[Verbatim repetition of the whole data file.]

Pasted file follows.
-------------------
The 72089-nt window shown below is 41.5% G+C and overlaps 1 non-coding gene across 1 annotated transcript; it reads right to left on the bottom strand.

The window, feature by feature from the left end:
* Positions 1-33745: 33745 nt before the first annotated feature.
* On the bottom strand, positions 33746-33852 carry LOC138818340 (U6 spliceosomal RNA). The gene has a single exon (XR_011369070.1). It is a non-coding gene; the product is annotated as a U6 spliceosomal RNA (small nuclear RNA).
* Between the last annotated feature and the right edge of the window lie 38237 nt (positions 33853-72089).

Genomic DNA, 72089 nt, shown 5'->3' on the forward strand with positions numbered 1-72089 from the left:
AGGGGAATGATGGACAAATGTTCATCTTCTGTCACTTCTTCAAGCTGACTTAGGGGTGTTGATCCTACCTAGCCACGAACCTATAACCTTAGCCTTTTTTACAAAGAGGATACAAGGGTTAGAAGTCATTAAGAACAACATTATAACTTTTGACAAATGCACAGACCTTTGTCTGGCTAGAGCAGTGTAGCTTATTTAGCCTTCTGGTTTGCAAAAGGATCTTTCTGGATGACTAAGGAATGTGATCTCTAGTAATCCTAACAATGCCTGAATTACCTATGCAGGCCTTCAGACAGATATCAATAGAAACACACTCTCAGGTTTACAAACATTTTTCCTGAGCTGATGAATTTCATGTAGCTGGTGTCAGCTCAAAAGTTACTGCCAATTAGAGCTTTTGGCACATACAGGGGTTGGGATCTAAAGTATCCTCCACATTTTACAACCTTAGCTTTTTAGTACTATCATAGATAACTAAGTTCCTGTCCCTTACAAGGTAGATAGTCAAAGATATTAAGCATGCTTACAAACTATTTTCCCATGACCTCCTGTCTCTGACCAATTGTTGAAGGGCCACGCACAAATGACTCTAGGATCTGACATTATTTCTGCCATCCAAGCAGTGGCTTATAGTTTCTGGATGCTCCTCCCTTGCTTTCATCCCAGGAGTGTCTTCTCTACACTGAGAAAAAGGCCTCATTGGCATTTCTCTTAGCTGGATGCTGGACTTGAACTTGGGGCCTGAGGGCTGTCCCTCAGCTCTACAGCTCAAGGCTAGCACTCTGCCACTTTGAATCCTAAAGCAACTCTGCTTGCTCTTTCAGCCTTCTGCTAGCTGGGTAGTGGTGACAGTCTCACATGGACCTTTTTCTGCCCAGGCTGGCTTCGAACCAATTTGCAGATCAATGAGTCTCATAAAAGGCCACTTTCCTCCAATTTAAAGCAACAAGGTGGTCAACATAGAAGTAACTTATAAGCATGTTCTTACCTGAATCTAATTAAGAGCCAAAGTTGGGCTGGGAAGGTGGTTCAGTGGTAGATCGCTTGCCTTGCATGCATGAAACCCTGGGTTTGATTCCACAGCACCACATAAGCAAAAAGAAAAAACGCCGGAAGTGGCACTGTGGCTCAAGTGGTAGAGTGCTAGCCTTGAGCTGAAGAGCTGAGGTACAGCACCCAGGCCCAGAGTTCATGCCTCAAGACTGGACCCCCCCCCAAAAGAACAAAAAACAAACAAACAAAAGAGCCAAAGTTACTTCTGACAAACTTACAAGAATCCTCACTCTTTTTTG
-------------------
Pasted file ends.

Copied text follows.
The 72089-nt window shown below is 41.5% G+C and overlaps 1 non-coding gene across 1 annotated transcript; it reads right to left on the bottom strand.

The window, feature by feature from the left end:
* Positions 1-33745: 33745 nt before the first annotated feature.
* On the bottom strand, positions 33746-33852 carry LOC138818340 (U6 spliceosomal RNA). The gene has a single exon (XR_011369070.1). It is a non-coding gene; the product is annotated as a U6 spliceosomal RNA (small nuclear RNA).
* Between the last annotated feature and the right edge of the window lie 38237 nt (positions 33853-72089).

Genomic DNA, 72089 nt, shown 5'->3' on the forward strand with positions numbered 1-72089 from the left:
AGGGGAATGATGGACAAATGTTCATCTTCTGTCACTTCTTCAAGCTGACTTAGGGGTGTTGATCCTACCTAGCCACGAACCTATAACCTTAGCCTTTTTTACAAAGAGGATACAAGGGTTAGAAGTCATTAAGAACAACATTATAACTTTTGACAAATGCACAGACCTTTGTCTGGCTAGAGCAGTGTAGCTTATTTAGCCTTCTGGTTTGCAAAAGGATCTTTCTGGATGACTAAGGAATGTGATCTCTAGTAATCCTAACAATGCCTGAATTACCTATGCAGGCCTTCAGACAGATATCAATAGAAACACACTCTCAGGTTTACAAACATTTTTCCTGAGCTGATGAATTTCATGTAGCTGGTGTCAGCTCAAAAGTTACTGCCAATTAGAGCTTTTGGCACATACAGGGGTTGGGATCTAAAGTATCCTCCACATTTTACAACCTTAGCTTTTTAGTACTATCATAGATAACTAAGTTCCTGTCCCTTACAAGGTAGATAGTCAAAGATATTAAGCATGCTTACAAACTATTTTCCCATGACCTCCTGTCTCTGACCAATTGTTGAAGGGCCACGCACAAATGACTCTAGGATCTGACATTATTTCTGCCATCCAAGCAGTGGCTTATAGTTTCTGGATGCTCCTCCCTTGCTTTCATCCCAGGAGTGTCTTCTCTACACTGAGAAAAAGGCCTCATTGGCATTTCTCTTAGCTGGATGCTGGACTTGAACTTGGGGCCTGAGGGCTGTCCCTCAGCTCTACAGCTCAAGGCTAGCACTCTGCCACTTTGAATCCTAAAGCAACTCTGCTTGCTCTTTCAGCCTTCTGCTAGCTGGGTAGTGGTGACAGTCTCACATGGACCTTTTTCTGCCCAGGCTGGCTTCGAACCAATTTGCAGATCAATGAGTCTCATAAAAGGCCACTTTCCTCCAATTTAAAGCAACAAGGTGGTCAACATAGAAGTAACTTATAAGCATGTTCTTACCTGAATCTAATTAAGAGCCAAAGTTGGGCTGGGAAGGTGGTTCAGTGGTAGATCGCTTGCCTTGCATGCATGAAACCCTGGGTTTGATTCCACAGCACCACATAAGCAAAAAGAAAAAACGCCGGAAGTGGCACTGTGGCTCAAGTGGTAGAGTGCTAGCCTTGAGCTGAAGAGCTGAGGTACAGCACCCAGGCCCAGAGTTCATGCCTCAAGACTGGACCCCCCCCCAAAAGAACAAAAAACAAACAAACAAAAGAGCCAAAGTTACTTCTGACAAACTTACAAGAATCCTCACTCTTTTTTG